Retrofitting England’s historic homes could reduce building emissions by up to 84%, according to a new report published by the Historic Environment Forum.
Buildings are responsible for 13% of the UK’s carbon emissions and with England having one of the oldest building stocks in Europe, decarbonising them is a complex process.
In the new report, the Historic Environment Forum has highlighted that homeowners need to consider the retrofit option that avoids waste and avoids carbon.
- Keeping up with small repairs
- Adding or upgrading the loft insulation
- Adding secondary glazing
- Turning down the thermostat
- Adding draught proofing
- Speaking to a professional
The report reinforces the important case for recycling and reusing building rather than demolishing and building new. Currently, three-fifths of all waste produced in the UK comes from construction, demolition and excavation
The report has shown that retrofitting these historic buildings could reduce carbon emissions by up to 84% in a detached Victorian home, 62% in a Georgian terrace, 58% in a 1900s terrace, 56% in a Victorian semi-detached and 54% in a Victorian terrace.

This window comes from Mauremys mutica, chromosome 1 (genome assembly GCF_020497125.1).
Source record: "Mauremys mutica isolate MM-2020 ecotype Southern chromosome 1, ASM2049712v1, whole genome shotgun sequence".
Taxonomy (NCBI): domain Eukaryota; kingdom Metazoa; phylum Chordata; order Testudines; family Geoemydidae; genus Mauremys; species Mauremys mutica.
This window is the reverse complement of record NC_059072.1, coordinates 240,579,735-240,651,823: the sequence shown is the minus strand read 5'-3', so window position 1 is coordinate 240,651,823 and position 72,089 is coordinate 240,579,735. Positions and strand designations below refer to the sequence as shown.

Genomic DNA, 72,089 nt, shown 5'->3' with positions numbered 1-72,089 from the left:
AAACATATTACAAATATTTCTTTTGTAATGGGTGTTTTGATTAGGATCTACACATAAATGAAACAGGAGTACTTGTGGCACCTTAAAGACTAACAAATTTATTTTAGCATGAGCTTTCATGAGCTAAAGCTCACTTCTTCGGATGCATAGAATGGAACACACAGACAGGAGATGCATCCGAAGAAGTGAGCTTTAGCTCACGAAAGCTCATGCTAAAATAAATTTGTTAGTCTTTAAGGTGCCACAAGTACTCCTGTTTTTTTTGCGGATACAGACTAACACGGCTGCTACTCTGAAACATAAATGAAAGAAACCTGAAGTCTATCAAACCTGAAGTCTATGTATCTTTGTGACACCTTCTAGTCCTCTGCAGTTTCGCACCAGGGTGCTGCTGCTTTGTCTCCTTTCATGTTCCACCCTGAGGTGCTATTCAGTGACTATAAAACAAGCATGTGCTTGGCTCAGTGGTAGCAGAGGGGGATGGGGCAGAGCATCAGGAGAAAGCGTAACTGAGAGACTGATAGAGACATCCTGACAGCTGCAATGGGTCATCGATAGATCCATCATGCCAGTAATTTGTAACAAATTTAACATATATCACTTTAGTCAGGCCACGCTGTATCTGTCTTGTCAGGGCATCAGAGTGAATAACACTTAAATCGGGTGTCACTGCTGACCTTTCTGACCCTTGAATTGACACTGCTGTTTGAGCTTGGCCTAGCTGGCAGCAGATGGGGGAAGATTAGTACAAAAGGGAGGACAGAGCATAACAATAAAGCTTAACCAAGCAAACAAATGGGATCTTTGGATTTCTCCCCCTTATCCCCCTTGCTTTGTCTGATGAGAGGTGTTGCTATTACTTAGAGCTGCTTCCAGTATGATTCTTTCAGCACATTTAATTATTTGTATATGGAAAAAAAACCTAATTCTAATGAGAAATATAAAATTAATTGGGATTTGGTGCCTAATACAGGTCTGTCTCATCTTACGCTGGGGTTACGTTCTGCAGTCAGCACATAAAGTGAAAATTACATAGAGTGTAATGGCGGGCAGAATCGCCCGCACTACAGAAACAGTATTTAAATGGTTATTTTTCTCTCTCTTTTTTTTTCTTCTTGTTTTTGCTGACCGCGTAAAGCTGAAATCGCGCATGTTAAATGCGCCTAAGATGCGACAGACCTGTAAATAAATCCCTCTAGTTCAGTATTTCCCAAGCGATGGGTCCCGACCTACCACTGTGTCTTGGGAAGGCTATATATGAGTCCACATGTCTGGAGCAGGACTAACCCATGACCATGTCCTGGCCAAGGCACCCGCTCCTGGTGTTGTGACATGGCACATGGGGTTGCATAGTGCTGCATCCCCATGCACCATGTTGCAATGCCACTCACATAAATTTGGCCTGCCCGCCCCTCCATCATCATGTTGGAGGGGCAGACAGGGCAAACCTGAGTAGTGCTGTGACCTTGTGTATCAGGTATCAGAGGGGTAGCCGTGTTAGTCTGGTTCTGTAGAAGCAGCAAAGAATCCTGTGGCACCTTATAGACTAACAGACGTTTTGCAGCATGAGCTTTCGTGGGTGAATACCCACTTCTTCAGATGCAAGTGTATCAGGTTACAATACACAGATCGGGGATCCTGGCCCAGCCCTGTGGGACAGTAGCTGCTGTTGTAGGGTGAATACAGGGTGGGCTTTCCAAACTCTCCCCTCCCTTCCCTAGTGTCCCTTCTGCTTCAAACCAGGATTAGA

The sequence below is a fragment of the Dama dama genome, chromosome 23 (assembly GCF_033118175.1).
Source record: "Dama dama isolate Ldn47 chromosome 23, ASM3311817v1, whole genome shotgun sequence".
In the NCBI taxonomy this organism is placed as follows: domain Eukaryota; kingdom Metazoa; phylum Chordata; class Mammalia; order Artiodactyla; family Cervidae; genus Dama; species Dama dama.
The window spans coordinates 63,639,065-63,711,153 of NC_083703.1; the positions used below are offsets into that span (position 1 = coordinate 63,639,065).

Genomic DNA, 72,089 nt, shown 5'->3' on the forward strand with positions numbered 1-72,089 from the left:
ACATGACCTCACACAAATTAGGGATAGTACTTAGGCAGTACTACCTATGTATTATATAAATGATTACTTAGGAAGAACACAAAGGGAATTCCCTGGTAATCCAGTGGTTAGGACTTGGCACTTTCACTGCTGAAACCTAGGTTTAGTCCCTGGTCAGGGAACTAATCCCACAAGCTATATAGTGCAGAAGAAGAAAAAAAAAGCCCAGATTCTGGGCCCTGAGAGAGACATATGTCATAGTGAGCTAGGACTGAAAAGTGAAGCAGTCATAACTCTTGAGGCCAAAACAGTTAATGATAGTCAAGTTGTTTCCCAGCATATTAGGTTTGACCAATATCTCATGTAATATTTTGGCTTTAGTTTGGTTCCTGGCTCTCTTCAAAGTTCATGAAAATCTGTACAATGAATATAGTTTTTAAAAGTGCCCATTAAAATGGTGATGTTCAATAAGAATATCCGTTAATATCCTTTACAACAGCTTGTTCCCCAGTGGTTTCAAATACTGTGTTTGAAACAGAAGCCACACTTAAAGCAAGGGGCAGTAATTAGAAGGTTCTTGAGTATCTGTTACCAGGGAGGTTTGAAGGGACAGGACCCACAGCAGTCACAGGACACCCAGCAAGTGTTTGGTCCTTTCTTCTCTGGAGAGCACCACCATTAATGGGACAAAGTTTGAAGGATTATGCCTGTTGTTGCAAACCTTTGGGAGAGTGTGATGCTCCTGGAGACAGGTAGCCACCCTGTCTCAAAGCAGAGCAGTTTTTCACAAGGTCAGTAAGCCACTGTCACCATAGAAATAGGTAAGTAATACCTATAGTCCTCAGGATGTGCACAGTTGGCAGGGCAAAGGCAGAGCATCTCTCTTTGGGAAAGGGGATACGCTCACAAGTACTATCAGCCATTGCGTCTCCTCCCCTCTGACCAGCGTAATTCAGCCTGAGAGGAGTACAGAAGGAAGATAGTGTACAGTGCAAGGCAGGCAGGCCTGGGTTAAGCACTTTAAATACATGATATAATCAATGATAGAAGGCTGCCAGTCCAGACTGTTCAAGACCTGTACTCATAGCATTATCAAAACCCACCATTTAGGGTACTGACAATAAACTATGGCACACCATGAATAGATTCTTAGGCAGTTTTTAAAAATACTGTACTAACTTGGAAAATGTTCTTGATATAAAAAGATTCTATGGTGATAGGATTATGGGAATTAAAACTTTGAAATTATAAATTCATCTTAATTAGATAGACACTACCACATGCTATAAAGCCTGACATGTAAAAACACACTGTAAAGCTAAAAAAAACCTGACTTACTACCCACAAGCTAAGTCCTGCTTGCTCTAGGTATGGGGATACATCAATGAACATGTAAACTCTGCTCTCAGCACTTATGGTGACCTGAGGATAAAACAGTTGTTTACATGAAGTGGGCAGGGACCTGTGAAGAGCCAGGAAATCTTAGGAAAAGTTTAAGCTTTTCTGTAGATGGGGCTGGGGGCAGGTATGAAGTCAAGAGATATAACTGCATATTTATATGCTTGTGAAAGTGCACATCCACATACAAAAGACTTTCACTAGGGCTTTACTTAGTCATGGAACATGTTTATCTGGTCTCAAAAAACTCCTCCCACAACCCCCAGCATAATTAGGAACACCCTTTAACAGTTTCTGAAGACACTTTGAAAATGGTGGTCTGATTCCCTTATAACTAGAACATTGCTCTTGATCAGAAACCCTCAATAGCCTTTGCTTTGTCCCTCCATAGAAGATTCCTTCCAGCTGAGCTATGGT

Adrian Olivier, Chair of the Historic Environment Forum said: ‘Urgent action to combat climate change is among the 2030 United Nations Global Sustainable Goals. To be effective, action must be taken at every level and by everyone, not just Governments – we are all responsible and we can all contribute – collectively and individually.
‘Historic buildings are more than 20% of the total building stock in England and too often they are seen as a block to carbon reduction.
‘The Historic Environment Forum is proud to support this Heritage Counts Research which shows a range of efficiency improvements that can be implemented relatively easily and cost-effectively.
Empowering people to retrofit their home in a more sustainable way with effective energy-saving measures will be a major step on our collective journey to net-zero.’
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